Most likely that oil will be fine. Synthetic oil is very expensive, and usually not the best value, unless it is specified for your engine. The concern with sticking with one brand of oil is each one has their own proprietary additives including detergents, dispersants, seal conditioners, corrosion inhibitors, and anti-foaming agents. There will always be a quart or two of old oil that doesn't drain out during an oil change, and if some of those old additives aren't yet fully depleted, they may not be compatible with those in the new oil. The new detergents, for example, might attack the old seal conditioners resulting in a new leak. Most of the time this is not a concern. If it was, car owners would have to specify which brand of oil must be used at every oil change.
5W-30 is a very light, (thin) viscosity. It would be too thin for most engines from the 1980s and earlier, but it is recommended for many smaller engines today. The "30" means it will maintain its thickness when it gets hot. The "5" means when it's real cold, it will act like 5-weight oil and flow easily to critical engine parts. This is probably a good choice, and if it isn't exactly the correct oil specified, it will be diluted with what was already in the engine.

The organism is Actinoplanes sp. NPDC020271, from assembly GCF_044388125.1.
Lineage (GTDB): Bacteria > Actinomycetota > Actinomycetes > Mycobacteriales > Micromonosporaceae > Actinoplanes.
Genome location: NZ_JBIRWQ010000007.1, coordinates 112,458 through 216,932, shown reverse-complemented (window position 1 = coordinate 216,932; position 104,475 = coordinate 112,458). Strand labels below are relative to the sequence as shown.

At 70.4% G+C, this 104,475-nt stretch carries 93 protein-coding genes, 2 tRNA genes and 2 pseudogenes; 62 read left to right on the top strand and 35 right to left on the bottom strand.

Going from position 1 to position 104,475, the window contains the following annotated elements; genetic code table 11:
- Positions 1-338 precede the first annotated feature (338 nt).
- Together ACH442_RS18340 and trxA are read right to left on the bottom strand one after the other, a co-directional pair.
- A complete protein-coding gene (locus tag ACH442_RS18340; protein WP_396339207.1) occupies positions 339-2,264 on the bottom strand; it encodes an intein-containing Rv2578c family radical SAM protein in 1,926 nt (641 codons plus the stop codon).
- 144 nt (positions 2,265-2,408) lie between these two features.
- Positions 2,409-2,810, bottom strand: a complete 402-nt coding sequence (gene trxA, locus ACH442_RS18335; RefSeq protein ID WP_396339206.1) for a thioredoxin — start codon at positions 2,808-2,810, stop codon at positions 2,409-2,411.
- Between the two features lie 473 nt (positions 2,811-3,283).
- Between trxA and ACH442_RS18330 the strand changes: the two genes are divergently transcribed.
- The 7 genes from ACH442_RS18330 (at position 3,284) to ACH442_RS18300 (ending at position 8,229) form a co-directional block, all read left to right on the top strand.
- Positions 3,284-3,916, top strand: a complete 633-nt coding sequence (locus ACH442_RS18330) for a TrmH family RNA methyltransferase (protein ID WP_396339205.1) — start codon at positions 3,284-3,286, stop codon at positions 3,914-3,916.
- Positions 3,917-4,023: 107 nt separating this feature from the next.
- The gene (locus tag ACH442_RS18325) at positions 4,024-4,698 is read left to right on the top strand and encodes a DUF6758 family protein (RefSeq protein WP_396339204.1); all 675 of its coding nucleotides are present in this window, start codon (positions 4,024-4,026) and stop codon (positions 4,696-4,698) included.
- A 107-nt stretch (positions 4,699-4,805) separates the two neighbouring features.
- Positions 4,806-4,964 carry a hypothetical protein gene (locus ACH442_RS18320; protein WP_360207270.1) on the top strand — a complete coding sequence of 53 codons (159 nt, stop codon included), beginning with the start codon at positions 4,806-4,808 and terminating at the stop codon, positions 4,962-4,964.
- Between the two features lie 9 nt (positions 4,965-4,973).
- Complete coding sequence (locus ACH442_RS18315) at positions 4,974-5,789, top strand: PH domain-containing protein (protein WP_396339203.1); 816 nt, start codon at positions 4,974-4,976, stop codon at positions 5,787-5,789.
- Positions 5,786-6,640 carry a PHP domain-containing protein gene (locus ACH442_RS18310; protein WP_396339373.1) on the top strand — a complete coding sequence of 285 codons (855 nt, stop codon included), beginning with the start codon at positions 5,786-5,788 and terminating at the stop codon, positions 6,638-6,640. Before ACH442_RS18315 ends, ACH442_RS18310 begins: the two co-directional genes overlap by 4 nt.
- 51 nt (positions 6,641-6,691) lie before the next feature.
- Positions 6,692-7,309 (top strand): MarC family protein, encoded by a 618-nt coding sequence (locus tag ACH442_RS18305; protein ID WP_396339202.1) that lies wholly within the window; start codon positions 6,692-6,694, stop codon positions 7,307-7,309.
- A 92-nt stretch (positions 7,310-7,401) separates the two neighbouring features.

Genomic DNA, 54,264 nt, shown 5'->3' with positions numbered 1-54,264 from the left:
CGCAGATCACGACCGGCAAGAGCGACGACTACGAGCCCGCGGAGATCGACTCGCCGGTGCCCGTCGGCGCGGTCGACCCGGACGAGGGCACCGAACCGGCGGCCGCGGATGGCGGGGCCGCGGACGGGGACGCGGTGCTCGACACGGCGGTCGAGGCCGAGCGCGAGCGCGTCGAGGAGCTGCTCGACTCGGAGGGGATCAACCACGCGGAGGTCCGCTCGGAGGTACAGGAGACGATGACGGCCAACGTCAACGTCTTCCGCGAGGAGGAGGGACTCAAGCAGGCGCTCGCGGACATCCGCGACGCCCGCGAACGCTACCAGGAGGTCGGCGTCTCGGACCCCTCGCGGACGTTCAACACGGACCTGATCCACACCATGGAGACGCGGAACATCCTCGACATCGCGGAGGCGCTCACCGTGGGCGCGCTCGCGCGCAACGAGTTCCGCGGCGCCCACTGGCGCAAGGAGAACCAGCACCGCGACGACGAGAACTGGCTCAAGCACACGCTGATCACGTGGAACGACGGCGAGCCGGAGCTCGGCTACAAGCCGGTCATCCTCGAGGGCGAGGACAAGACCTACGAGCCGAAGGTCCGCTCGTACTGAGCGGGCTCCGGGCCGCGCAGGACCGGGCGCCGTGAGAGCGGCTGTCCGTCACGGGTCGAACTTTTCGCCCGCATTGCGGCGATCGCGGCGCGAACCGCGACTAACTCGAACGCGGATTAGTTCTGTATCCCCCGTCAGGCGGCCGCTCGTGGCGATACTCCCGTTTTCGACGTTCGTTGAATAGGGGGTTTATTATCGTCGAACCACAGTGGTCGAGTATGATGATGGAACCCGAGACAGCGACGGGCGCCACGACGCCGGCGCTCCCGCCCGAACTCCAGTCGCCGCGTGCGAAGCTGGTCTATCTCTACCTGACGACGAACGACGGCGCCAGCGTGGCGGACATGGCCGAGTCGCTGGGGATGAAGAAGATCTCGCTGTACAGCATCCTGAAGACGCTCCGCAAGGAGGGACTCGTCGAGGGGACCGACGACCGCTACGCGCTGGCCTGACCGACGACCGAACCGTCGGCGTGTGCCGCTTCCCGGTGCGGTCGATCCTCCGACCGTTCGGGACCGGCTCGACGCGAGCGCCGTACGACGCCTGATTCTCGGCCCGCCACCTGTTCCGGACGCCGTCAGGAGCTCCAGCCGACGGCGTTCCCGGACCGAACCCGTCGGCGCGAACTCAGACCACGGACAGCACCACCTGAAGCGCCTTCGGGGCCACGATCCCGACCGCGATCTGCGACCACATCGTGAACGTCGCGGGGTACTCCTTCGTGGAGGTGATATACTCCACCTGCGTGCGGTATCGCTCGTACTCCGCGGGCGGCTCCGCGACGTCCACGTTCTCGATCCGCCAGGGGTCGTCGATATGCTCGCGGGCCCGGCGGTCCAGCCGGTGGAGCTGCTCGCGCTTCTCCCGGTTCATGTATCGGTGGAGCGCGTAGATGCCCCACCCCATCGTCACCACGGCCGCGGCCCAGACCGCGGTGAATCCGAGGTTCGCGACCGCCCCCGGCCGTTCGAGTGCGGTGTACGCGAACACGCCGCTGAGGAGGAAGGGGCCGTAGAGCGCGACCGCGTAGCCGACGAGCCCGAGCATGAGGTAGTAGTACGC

For my final comment of value, be sure to only check the oil level when the engine is not running. I saw a fellow destroy his engine many years ago by trying to get it to the "full" mark while it was running. Also be aware that all engines today use some oil between oil changes. To address the numerous complaints, dip sticks are no longer listed with "add" and "full" marks. They're listed with "Min" and "Max" marks. The specified amount of oil for an oil change will not bring the level to the "Max" mark. As long as the level remains above the "Min" mark, there is no need to add any.
Friday, January 20th, 2017 AT 6:17 PM